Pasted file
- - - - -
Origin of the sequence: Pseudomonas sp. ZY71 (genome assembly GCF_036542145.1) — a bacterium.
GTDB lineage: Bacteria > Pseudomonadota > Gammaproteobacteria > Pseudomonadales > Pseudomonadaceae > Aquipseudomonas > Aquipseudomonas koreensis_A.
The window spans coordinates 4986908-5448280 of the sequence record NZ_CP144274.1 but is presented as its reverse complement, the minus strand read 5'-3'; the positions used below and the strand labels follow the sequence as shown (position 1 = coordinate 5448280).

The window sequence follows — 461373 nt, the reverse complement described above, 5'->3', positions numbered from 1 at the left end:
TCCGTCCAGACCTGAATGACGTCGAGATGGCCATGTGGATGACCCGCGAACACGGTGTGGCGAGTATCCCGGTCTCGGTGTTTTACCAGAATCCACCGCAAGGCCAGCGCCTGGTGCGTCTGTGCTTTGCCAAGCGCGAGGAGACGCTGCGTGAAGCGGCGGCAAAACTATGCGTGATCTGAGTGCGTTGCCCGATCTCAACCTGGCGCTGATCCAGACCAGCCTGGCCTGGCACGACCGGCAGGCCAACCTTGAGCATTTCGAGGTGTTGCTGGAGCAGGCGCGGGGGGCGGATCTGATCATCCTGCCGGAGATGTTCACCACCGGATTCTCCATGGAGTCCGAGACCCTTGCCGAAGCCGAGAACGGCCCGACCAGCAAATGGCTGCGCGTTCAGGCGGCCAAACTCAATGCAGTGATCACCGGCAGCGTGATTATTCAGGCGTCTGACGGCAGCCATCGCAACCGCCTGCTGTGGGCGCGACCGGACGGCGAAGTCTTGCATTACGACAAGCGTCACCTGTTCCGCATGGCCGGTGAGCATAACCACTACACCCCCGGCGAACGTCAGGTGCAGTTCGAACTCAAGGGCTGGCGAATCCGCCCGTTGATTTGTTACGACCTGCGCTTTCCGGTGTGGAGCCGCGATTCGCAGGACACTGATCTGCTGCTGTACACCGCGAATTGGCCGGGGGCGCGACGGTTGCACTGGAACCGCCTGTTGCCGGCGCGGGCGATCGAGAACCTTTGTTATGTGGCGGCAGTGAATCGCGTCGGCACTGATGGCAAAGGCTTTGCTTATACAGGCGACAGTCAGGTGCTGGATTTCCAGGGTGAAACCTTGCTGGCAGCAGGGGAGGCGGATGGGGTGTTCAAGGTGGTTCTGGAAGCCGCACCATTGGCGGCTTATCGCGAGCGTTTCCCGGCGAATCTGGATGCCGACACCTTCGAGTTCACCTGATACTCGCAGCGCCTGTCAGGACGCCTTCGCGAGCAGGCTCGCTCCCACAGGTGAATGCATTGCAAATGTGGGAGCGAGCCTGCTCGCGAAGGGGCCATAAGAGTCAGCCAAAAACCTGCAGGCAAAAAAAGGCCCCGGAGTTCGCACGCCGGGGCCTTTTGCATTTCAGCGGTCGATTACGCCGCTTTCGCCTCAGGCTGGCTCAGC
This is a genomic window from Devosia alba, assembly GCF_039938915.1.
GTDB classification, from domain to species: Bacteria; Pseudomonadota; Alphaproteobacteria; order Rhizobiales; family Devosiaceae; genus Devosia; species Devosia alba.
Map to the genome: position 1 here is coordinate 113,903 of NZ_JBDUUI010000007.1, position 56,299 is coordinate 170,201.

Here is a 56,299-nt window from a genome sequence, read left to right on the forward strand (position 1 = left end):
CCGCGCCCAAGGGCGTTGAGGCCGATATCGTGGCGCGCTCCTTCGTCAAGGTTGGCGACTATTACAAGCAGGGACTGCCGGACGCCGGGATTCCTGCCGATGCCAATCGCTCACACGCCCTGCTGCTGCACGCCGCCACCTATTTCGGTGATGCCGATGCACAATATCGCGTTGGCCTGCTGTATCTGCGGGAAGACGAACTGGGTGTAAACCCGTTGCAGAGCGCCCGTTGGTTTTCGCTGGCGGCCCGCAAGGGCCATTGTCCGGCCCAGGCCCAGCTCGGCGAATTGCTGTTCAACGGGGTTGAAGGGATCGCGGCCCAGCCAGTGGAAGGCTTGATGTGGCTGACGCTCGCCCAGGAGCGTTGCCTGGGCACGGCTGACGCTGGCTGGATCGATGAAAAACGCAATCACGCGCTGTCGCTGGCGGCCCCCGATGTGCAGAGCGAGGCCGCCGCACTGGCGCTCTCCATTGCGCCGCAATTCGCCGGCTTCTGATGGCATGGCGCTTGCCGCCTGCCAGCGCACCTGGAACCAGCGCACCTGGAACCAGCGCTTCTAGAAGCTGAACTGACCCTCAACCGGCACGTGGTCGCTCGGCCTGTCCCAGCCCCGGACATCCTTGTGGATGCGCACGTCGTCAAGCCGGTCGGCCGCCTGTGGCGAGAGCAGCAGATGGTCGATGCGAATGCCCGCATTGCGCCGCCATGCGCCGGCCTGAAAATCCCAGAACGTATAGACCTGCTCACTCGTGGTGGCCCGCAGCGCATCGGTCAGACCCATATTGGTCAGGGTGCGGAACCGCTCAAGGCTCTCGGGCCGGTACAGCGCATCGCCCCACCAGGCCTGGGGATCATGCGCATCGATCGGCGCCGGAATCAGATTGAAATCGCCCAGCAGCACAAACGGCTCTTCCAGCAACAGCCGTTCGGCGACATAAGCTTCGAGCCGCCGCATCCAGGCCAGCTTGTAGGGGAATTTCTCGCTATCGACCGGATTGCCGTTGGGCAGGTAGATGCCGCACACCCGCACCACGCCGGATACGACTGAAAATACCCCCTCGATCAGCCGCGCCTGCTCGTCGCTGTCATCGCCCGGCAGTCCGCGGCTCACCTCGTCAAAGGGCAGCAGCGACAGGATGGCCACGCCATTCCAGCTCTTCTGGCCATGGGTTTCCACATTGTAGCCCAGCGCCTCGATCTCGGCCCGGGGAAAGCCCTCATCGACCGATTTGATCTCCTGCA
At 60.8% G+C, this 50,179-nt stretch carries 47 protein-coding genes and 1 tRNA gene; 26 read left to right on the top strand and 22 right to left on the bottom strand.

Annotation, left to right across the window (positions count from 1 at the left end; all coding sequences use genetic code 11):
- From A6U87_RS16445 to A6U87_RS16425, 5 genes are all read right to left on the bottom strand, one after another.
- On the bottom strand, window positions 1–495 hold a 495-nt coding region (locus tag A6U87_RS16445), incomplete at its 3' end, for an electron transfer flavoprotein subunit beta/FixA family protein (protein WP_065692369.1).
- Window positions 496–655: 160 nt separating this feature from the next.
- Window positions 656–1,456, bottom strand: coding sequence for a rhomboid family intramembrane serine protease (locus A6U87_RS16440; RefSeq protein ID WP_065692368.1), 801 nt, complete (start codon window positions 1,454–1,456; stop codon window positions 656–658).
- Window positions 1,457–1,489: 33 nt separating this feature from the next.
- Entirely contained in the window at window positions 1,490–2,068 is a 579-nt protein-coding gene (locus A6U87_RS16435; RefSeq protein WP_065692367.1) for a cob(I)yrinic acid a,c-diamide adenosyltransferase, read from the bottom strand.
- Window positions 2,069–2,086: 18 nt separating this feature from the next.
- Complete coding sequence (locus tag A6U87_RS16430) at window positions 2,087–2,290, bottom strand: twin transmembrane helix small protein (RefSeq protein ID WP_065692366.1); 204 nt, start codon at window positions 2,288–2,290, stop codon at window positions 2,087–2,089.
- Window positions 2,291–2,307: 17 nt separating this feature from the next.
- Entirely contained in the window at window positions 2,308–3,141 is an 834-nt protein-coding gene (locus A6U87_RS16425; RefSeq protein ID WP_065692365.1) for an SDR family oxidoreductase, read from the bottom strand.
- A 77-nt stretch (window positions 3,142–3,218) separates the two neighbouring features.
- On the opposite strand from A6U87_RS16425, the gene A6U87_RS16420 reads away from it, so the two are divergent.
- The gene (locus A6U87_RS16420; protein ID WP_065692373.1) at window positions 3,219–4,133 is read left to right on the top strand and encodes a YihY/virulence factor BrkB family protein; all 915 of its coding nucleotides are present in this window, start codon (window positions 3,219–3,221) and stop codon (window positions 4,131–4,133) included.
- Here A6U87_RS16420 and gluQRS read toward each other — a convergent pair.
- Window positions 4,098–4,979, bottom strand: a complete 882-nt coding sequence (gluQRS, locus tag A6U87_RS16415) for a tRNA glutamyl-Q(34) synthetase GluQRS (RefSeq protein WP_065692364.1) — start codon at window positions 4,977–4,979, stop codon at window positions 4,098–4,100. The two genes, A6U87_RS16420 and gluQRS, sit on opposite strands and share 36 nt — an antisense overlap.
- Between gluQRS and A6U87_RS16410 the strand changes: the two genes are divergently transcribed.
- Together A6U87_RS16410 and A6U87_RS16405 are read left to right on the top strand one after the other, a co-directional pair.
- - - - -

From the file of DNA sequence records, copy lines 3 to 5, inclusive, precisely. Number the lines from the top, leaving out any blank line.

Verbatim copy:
The window spans coordinates 4986908-5448280 of the sequence record NZ_CP144274.1 but is presented as its reverse complement, the minus strand read 5'-3'; the positions used below and the strand labels follow the sequence as shown (position 1 = coordinate 5448280).

The window sequence follows — 461373 nt, the reverse complement described above, 5'->3', positions numbered from 1 at the left end:
TCCGTCCAGACCTGAATGACGTCGAGATGGCCATGTGGATGACCCGCGAACACGGTGTGGCGAGTATCCCGGTCTCGGTGTTTTACCAGAATCCACCGCAAGGCCAGCGCCTGGTGCGTCTGTGCTTTGCCAAGCGCGAGGAGACGCTGCGTGAAGCGGCGGCAAAACTATGCGTGATCTGAGTGCGTTGCCCGATCTCAACCTGGCGCTGATCCAGACCAGCCTGGCCTGGCACGACCGGCAGGCCAACCTTGAGCATTTCGAGGTGTTGCTGGAGCAGGCGCGGGGGGCGGATCTGATCATCCTGCCGGAGATGTTCACCACCGGATTCTCCATGGAGTCCGAGACCCTTGCCGAAGCCGAGAACGGCCCGACCAGCAAATGGCTGCGCGTTCAGGCGGCCAAACTCAATGCAGTGATCACCGGCAGCGTGATTATTCAGGCGTCTGACGGCAGCCATCGCAACCGCCTGCTGTGGGCGCGACCGGACGGCGAAGTCTTGCATTACGACAAGCGTCACCTGTTCCGCATGGCCGGTGAGCATAACCACTACACCCCCGGCGAACGTCAGGTGCAGTTCGAACTCAAGGGCTGGCGAATCCGCCCGTTGATTTGTTACGACCTGCGCTTTCCGGTGTGGAGCCGCGATTCGCAGGACACTGATCTGCTGCTGTACACCGCGAATTGGCCGGGGGCGCGACGGTTGCACTGGAACCGCCTGTTGCCGGCGCGGGCGATCGAGAACCTTTGTTATGTGGCGGCAGTGAATCGCGTCGGCACTGATGGCAAAGGCTTTGCTTATACAGGCGACAGTCAGGTGCTGGATTTCCAGGGTGAAACCTTGCTGGCAGCAGGGGAGGCGGATGGGGTGTTCAAGGTGGTTCTGGAAGCCGCACCATTGGCGGCTTATCGCGAGCGTTTCCCGGCGAATCTGGATGCCGACACCTTCGAGTTCACCTGATACTCGCAGCGCCTGTCAGGACGCCTTCGCGAGCAGGCTCGCTCCCACAGGTGAATGCATTGCAAATGTGGGAGCGAGCCTGCTCGCGAAGGGGCCATAAGAGTCAGCCAAAAACCTGCAGGCAAAAAAAGGCCCCGGAGTTCGCACGCCGGGGCCTTTTGCATTTCAGCGGTCGATTACGCCGCTTTCGCCTCAGGCTGGCTCAGC